Giljams’ company, Cool Amphibious Manufacturers International, or CAMI, builds the Terra Wind, but the company’s bread-and-butter vehicle is the DUCK, a 50-person amphibious vehicle used as a resort tour vehicle.
Monday, June 07, 2004
New Scientist -- Postscript Houses
A robot for "printing" houses is to be trialled by the construction industry. It takes instructions directly from an architect's computerised drawings and then squirts successive layers of concrete on top of one other to build up vertical walls and domed roofs.
The precision automaton could revolutionise building sites. It can work round the clock, in darkness and without tea breaks. It needs only power and a constant feed of semi-liquid construction material.
The key to the technology is a computer-guided nozzle that deposits a line of wet concrete, like toothpaste being squeezed onto a table. Two trowels attached to the nozzle then move to shape the deposit. The robot repeats its journey many times to raise the height and builds hollow walls before returning to fill them.
My utterly fucking brilliant search idea of the day, to get me hired by goodle, or so that I can sue them for copying my awesome idea is the following?::
Search for keywords, limiting the scope of the search to pages in your browser's history. That way you can easily figure out "where did I read blah blah.."
Shit I'm a genius.
The trouble is that google doesn't function on the basis of searching thorugh long lists of specific pages. On the other hand, it would be undesirable to have to keep a copy of each web page locally.
One option would be to use the Google API to construct search queries limited to the domain names of sites in your history. While your history may contain 10,000 web pages viewed, they might be under < 500 domains. The results could tehn be filtered out in another step to include only the pages you want to view.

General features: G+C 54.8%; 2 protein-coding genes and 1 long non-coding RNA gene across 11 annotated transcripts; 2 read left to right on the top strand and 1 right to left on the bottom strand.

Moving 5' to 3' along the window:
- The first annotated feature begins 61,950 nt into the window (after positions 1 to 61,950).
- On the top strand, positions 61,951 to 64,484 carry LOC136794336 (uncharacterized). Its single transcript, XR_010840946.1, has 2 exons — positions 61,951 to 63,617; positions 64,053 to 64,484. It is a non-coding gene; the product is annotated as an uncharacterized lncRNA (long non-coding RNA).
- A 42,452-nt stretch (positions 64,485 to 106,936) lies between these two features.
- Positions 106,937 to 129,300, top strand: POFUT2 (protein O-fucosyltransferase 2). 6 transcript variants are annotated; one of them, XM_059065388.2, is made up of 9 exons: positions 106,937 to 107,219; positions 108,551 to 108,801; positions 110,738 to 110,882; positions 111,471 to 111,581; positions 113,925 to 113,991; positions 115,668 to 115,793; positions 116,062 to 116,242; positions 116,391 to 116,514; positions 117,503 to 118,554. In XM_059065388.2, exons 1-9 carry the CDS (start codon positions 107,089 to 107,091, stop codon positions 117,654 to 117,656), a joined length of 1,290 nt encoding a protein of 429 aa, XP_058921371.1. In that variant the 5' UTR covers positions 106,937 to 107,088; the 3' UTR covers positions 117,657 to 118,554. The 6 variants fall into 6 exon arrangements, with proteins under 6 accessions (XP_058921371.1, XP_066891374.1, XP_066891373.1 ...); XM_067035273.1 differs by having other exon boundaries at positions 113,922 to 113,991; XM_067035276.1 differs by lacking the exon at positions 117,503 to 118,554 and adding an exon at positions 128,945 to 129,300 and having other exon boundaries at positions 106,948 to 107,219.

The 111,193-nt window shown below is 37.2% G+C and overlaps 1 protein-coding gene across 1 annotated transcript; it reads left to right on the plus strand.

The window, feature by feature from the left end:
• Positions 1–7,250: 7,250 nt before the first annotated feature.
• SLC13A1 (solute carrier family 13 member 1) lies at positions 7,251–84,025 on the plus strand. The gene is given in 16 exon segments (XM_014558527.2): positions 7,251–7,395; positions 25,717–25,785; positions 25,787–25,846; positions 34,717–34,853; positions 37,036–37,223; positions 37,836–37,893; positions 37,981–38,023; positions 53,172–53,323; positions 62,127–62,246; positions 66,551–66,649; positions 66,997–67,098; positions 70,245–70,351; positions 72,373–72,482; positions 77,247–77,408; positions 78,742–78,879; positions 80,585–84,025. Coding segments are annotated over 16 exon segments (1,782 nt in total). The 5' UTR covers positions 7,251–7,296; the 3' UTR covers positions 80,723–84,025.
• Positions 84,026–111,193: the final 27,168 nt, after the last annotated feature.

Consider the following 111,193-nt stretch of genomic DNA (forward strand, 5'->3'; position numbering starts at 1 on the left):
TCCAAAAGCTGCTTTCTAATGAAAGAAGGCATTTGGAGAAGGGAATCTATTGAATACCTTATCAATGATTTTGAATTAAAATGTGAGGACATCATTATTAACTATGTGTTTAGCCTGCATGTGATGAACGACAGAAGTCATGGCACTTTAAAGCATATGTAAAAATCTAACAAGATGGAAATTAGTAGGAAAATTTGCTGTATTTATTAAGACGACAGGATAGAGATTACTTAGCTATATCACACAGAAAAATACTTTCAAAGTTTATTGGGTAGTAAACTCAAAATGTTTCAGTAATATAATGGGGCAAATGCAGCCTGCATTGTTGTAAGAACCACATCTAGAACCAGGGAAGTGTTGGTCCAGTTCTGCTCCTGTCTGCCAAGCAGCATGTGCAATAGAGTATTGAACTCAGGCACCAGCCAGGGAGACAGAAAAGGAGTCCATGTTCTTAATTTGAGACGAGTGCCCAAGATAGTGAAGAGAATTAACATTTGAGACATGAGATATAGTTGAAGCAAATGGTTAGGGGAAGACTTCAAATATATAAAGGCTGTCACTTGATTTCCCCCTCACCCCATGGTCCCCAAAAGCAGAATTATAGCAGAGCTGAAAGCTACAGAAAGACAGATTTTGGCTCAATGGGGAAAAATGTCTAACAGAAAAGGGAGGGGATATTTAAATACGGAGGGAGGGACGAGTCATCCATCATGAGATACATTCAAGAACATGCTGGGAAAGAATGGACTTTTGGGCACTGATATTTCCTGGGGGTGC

Unfortunately this is still a lot of work and a lot of network activity to send out ot ogoogle.
The default web cache size is 50 MB. Perhaps splitting the web cache into a dedicated text repository, perhaps usng some of thespace that would have gone to caching images, a local cache of one's history may be more feasable with modern storage costs. Hell, google keeps their cache of the entire internet in RAM.
Another advantage of this local caching would be to get around changes made by webmasters to their sites, or censored news pages (actually a fairly common occurrance)
Sunday, June 06, 2004
I was at the regional autocross today. I really should have stayed in bed. But at least I didn't go off course on all 3 runs. :D But yeah, I still suck royal. However, I did get to talk to Owen Buerkle, who recognized me before I recognized him. D'oh! He used to hang out with Kumquat and now schools me in his own Subaru. His distinctiveness has been assimilated into the collective...
One of us! One of us!
I dig a product of that great kareoke experiment - American Idol. I like Kimberley Locke's single 8th World Wonder. I feel so unclean. I mean I motherfucking love wuss rock but this is getting out of hand. O_O*
good day all! I hope everyone is enjoying the beatiful Sunday. i know I am. With the exception of the loss of my car.
here is the story... Friday i was trying to find something in the car and left my keys in the car.... Shit my head screams, as I remember the dealer ship had not returned my spare keys..... I have no way to get into my little jeep. so then I call the Shell to get me out of this predicament and they jimmy my poor little jeep. Yeah I get back into my car, for a small fortune. So everything is good, until I go to pick up a friend, and as habbit predicts, when I get to his house I lock the car door and wonder into his place... On the return I place the key into the lock, and curse, and curse a second time and well curse a third time. I wonder over to the other side of my car and open the door and try to open the lock on from the inside... curse several times as I end up crawling a cross the car in my tiny little red skirt. I fight with the door several times, as does my friend... Still no luck.